Following the passage of the Wildlife and Countryside Act (1981), increasing public debate about wider environmental issues had exposed a gap in basic information and knowledge about the scale and nature of changes in land use, land cover and habitats in Scotland. To address this, Professor J T Coppock and Dr R P Kirby of the University of Edinburgh recommended a complete aerial photographic survey of Scotland followed by a land cover analysis. In 1987 the Central Research Unit of the Scottish Development Department commissioned the project, with support from the Nature Conservancy Council, the Forestry Commission and the Countryside Commission for Scotland.
Given the size of the project, two aerial survey companies were eventually contracted to take the photography; Planning & Mapping Ltd and their sub-contractor, JAS Photographic Ltd. Management of the contract and quality control of the resultant aerial photography was entrusted to the University of Edinburgh Department of Geography and, from 1988, Mason Land Surveys Ltd. The Macaulay Land Use Research Institute was tasked with the analysis of the aerial photographs, in order to collect data which would allow appropriate countryside management policies to be developed.
The aerial survey produced contact photographic prints at a uniform scale of 1:24,000, with the majority of Scotland photographed using panchromatic (black-and-white) film, while central Scotland was recorded in natural colour.
The project began in 1987, with cover of the Western Isles and Orkney collected between May and September. During a spell of very good weather in May and June 1988, vast swathes of Scotland were covered, with the remaining gaps covered in 1989. Seventy-one films were exposed during the course of the survey, with over 14,000 photographs taken and subsequently housed in the Scottish Office Air Photographs Unit, in Edinburgh.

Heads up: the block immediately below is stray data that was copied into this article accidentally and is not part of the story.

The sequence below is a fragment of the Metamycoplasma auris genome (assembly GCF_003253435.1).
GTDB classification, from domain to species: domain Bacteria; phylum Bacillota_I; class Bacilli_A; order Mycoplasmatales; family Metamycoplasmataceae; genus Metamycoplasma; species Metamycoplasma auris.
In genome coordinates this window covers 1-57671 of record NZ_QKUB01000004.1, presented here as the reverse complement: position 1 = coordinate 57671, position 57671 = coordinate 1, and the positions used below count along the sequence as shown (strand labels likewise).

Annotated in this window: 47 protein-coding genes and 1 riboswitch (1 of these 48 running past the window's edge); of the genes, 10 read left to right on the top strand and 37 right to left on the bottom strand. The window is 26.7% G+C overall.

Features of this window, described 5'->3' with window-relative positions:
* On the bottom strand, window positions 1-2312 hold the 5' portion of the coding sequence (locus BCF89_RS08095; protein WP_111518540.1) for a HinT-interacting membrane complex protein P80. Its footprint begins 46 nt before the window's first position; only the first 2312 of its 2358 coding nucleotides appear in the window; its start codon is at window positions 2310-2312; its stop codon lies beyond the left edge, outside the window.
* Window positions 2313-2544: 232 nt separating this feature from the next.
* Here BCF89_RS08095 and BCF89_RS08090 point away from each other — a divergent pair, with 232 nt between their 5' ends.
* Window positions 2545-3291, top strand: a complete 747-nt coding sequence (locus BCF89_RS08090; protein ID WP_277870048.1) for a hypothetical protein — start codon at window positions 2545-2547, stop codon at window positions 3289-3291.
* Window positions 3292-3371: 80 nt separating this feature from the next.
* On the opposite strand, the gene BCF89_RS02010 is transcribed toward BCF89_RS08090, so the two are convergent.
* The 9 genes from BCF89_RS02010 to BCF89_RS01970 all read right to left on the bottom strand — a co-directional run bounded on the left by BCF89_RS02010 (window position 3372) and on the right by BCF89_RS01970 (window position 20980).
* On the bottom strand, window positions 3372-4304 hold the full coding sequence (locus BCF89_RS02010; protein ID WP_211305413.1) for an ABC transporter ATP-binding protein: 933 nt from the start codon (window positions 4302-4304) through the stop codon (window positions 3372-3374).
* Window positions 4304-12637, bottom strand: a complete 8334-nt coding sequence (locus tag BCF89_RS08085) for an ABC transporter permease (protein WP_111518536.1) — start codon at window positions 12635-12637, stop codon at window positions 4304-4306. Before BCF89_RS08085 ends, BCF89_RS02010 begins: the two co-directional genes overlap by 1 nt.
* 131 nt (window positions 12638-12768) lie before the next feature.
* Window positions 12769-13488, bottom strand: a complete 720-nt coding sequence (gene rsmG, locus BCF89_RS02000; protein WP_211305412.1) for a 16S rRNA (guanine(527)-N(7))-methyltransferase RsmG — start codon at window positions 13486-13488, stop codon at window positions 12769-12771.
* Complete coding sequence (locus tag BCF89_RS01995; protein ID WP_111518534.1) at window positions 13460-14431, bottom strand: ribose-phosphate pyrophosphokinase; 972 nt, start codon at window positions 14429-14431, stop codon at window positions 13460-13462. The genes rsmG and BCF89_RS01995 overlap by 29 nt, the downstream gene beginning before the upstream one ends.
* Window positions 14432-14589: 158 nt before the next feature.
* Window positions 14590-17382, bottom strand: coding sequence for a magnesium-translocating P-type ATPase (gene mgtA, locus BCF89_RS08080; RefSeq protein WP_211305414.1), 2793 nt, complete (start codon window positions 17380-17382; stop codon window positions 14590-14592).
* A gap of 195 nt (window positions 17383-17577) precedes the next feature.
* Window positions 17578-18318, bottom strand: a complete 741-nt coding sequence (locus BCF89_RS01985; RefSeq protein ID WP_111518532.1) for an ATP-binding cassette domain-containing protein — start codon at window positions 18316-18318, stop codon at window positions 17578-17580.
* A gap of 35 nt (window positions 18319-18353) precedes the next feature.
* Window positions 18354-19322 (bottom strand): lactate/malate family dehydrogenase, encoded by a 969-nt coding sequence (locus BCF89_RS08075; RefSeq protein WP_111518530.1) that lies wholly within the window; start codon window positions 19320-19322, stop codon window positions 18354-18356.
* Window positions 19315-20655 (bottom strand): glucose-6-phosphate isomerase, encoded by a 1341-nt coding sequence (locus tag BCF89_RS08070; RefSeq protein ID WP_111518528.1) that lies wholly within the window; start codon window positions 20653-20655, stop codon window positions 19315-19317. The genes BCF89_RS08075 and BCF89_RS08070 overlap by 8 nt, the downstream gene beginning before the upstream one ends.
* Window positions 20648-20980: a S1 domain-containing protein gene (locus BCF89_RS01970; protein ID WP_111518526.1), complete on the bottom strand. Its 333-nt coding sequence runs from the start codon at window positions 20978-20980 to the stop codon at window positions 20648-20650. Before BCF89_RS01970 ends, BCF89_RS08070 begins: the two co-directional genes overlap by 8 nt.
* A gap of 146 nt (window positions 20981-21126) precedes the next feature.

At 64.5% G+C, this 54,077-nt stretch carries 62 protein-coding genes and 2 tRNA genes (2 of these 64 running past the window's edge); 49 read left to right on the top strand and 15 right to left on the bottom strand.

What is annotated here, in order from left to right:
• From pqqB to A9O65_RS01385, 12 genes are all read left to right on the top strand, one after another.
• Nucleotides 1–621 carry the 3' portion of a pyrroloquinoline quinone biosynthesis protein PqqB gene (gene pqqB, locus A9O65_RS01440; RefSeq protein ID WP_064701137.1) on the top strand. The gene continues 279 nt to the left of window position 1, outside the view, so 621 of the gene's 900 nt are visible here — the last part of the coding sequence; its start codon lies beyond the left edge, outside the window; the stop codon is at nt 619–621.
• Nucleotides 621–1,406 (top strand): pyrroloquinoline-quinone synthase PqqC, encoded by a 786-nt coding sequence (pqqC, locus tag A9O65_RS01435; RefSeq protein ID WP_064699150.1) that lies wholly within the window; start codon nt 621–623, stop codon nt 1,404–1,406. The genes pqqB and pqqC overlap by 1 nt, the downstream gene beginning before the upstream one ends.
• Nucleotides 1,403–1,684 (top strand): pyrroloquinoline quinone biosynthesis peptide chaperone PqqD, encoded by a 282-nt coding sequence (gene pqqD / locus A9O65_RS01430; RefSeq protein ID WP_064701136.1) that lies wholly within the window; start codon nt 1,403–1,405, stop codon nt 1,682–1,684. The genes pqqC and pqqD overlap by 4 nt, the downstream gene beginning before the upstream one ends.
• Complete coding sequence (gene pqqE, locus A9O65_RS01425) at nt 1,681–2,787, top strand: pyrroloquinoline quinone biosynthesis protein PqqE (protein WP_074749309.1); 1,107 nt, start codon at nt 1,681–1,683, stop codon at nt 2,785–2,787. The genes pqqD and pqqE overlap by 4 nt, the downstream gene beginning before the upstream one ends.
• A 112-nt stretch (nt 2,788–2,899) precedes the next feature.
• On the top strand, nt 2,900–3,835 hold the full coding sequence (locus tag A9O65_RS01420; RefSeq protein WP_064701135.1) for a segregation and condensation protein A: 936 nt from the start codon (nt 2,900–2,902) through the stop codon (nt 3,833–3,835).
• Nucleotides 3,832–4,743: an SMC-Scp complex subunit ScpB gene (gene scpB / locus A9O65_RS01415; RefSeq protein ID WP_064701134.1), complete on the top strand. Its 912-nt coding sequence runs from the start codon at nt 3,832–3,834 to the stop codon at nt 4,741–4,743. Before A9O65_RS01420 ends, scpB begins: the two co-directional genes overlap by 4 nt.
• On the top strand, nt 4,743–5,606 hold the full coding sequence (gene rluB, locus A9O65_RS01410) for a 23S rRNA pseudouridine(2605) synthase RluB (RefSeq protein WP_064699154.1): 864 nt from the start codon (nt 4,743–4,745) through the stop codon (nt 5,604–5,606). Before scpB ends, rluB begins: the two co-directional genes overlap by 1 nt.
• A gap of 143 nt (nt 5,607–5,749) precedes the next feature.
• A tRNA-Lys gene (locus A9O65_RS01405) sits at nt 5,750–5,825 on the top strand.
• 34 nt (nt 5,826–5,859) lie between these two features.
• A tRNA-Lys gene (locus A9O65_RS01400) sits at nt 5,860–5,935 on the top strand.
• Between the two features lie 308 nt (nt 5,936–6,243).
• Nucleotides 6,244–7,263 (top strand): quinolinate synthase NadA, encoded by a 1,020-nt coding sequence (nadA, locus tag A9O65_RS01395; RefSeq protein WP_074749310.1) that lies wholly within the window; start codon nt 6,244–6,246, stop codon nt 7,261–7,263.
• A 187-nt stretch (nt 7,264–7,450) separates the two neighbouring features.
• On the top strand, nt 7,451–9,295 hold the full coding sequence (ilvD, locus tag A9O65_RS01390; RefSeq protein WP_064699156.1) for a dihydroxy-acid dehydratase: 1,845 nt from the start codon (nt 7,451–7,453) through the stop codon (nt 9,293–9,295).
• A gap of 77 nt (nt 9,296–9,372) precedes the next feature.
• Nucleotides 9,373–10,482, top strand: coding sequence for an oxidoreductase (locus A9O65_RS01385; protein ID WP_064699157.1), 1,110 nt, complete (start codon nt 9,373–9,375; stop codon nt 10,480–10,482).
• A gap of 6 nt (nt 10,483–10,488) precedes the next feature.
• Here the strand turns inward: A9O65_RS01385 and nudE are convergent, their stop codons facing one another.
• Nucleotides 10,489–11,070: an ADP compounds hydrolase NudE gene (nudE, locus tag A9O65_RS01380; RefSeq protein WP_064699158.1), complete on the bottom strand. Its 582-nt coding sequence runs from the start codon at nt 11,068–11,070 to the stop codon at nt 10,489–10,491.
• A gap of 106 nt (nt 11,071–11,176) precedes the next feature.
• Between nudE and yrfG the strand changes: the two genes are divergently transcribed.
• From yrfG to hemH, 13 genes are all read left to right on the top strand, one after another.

The project was a resounding success, aided enormously by some fortuitous weather in 1988. The ensuing dataset produced by the Macaulay Institute was used by environmental agencies to formulate government policy for the next 20 years and the aerial photography provided a baseline record of the land cover of Scotland in the late 1980's, comparable to the National Air Photograph Survey undertaken by the RAF after the Second World War.
The project was not without its twists, however. It was intended that the whole survey would be completed using panchromatic (black and white) film, for several reasons:
- Panchromatic film would give better definition and tonal contrast than colour film
- Panchromatic film and black and white prints were of known durability - colour prints were known to fade quickly
- Panchromatic film could be used to acquire cover in weather conditions which would preclude colour - this was especially important because of the urgency of the task, the size of the area to be covered and the unpredictability of the Scottish weather
- Black and white prints are more suitable for mosaic work - adjacent runs of colour prints taken on different days or colour prints from the same film made at different times often cannot be matched successfully
- Black and white prints would be cheaper to produce
- The Scottish Office Air Photographs Unit had an in-house capability to print black and white prints
After the project had started, one of the contractors offered to take colour photography, although this had not been asked for in the original specification. It then collected colour photography of its designated survey block, an area from Oronsay in the west to Eyemouth in the east and from Glenrothes in the north to East Kilbride in the south. This meant that photography of the most populous area of Scotland, including Edinburgh and Glasgow, could not be printed in-house by the Scottish Office to meet later requirements. The same firm was then given the job of marketing prints from all of the photography acquired during the survey, including the panchromatic films. This meant that all of the rolls of film were retained by the contractor until 1995 when it went into liquidation. The films were then returned to Scottish Government control and are now held by NCAP.
All of the images and finding aids from the All Scotland Survey have now been digitised and can be viewed on our website.